Has media notoriety helped or hurt you in life behind bars?
It has only helped me. Most inmates are sympathetic to my plight, because they know that I had no choice of action. They all know what methamphetamine does to people. It makes chronic abusers aggressive, violent, paranoid and extremely irrational and unpredictable. Most think, wrongly, that I shot John Harper Jr. intentionally, because they are not aware of the whole truth. But they know I had no choice but to protect my family. They respect me for that. The prison staff, almost unanimously, seems to realize I was protecting my family and should never have been prosecuted. Generally, I think people know in their hearts that a travesty of justice took place.
Do you think of the shooting often?
Not any longer. During the year following the shooting, I thought of it many thousands of times. For about the first four months, I was in a traumatized state of confusion, not understanding what had happened or why it had happened. I reviewed it many times daily in my mind. Reviewing the autopsy report of John Harper Jr. made me realize that I would never understand everything that had happened. I was able to accept that fact from then on. I rarely think of the shooting now, and then only as a direct response to questions, like yours.
How can someone be compelled to shoot so many times and not recall any of it?
First, I would like to say that I am not a psychiatrist or psychologist and I do not understand what happened or why. I can only express, honestly, what I remember of what I experienced. I do not understand the why. I do know the psychological term for the experience I described having during the shooting is “dissociation.” I have also heard it called being in a “fugue state.” It occurs sometimes when people experience life-threatening situations such as close combat during war, and it has been reported many times by police officers caught in life-threatening situations such as gunfights. It is common knowledge among law enforcement and prosecutors that many cases of dissociation have occurred involving members of law enforcement. Frequently they will have no idea how many shots were fired. Frequently they will think that they fired far fewer rounds than are demonstrated by post-shooting investigations.
In fact, there are cases where an officer has reloaded his weapon and he does not remember that fact after the event. It is as if he is operating on automatic, relying on his repetitious training, without conscious thought or decision.
I felt one of the most fundamentally dishonest things about my prosecution was the fact that the prosecutor rebuffed this concept, knowing full well that the actions of many law-enforcement officers have been successfully defended, historically, utilizing this very concept. Sometimes this phenomenon is referred to as an “overkill situation,” when many more rounds are fired at a threat than are rationally required.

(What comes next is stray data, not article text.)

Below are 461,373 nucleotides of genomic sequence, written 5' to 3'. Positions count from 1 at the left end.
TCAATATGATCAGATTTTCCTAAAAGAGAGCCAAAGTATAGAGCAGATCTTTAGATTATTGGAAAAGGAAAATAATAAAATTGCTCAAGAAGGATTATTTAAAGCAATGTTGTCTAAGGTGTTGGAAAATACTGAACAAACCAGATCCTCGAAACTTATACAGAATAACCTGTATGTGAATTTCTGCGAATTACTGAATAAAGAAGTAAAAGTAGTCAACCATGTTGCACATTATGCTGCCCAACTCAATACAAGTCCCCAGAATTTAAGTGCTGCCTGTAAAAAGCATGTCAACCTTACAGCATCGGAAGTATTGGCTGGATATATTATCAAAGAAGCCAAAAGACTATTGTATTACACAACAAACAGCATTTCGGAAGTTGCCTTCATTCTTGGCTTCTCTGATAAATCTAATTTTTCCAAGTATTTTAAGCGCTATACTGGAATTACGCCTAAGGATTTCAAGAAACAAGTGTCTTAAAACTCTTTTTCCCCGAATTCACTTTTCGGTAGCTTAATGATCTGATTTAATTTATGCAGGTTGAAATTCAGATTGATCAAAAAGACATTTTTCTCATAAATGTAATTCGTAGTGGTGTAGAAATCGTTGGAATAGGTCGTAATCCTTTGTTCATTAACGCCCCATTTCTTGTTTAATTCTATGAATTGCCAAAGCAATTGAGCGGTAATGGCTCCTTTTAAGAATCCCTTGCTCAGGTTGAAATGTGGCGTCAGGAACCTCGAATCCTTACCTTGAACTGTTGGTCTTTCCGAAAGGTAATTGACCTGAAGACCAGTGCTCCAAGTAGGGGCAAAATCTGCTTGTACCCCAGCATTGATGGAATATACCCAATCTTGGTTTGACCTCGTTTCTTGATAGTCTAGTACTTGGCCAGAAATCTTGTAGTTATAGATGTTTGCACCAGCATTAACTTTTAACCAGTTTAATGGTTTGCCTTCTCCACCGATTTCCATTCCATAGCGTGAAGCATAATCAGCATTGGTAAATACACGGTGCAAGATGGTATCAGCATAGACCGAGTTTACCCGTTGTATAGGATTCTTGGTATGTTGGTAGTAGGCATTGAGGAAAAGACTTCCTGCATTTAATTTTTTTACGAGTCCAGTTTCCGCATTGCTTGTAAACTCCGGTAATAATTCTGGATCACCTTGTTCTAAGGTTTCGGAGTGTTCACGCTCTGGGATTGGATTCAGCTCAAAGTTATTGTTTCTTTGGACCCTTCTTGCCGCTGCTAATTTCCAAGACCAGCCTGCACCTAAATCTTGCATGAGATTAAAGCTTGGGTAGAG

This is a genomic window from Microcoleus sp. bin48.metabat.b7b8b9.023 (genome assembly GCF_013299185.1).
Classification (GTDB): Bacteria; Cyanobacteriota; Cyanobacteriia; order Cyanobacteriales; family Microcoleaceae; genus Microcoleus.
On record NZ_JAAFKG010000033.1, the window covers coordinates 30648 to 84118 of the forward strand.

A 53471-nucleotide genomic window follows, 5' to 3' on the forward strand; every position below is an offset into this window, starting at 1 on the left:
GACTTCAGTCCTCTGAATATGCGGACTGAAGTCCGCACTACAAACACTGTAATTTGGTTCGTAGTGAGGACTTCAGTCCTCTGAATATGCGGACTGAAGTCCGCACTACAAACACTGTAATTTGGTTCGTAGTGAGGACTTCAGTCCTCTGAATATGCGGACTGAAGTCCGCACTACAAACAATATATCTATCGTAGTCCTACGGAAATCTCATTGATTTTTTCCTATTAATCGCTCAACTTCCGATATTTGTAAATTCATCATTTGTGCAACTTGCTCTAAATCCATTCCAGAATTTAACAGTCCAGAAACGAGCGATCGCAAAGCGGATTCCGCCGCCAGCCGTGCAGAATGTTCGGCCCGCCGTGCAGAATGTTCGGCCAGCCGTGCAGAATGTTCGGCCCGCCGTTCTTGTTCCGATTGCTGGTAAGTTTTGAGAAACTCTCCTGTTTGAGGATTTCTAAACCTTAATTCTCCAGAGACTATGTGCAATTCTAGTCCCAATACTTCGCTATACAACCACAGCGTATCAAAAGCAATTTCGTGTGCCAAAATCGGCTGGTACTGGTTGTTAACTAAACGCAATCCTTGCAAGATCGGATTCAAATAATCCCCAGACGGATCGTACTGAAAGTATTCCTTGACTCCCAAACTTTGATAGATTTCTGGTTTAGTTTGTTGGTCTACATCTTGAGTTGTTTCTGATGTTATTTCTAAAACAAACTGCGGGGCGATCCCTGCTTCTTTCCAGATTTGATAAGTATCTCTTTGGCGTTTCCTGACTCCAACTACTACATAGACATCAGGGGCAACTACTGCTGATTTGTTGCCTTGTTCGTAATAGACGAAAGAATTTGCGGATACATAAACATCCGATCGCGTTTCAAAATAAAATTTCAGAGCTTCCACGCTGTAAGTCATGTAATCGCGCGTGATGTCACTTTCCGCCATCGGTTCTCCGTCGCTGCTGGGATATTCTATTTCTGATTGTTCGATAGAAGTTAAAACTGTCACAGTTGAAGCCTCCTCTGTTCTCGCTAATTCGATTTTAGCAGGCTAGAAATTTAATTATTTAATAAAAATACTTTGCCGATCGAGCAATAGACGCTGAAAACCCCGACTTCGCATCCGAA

What role did San Diego law enforcement play in all this?
My neighbors and I feel that had the San Diego County Sheriff’s Department not abandoned our community, this needless death would never have happened. We begged, we pleaded, we demanded, we wrote many county officials seeking help, and no effective action was taken. In fact, we, the Spring Valley Safe Streets Action Group, never even received the courtesy of a response to our many letters sent to law enforcement and county government officials. We were abandoned by those whose salaries our taxes pay. John Harper Jr. was allowed to continue, unchecked, on his reign of terror. All of my neighbors feared someone would die. We feared that Harper would kill one of the members of our family, or one of a neighbor’s, with his automobile.
You were criticized for not being remorseful during your trial. Are you sorry now?
Your question seems to carry with it some baggage. It would appear from the question that you have accepted, as fact, that I was not remorseful. This is a very difficult question for me to answer, and it is impossible to answer with simply “Yes, I am remorseful.”
I have been sorry that I shot John Harper Jr. from the instant that I realized that I must have shot him. I would never have willfully committed such a violent, mindless act of aggression against another human being. But you have to put his death in the context of the more than six months that led up to the shooting, in order to understand the psychological dynamics of what went on in my mind.
Most people have no idea of the thousands of events and pieces of information I filed away mentally during that time prior to the shooting. Certainly, the jury was prohibited from learning many of the factors that led to my state of mind at the time of the shooting. Without that information, a person will never be able to understand how and why this situation could develop to its ultimate conclusion.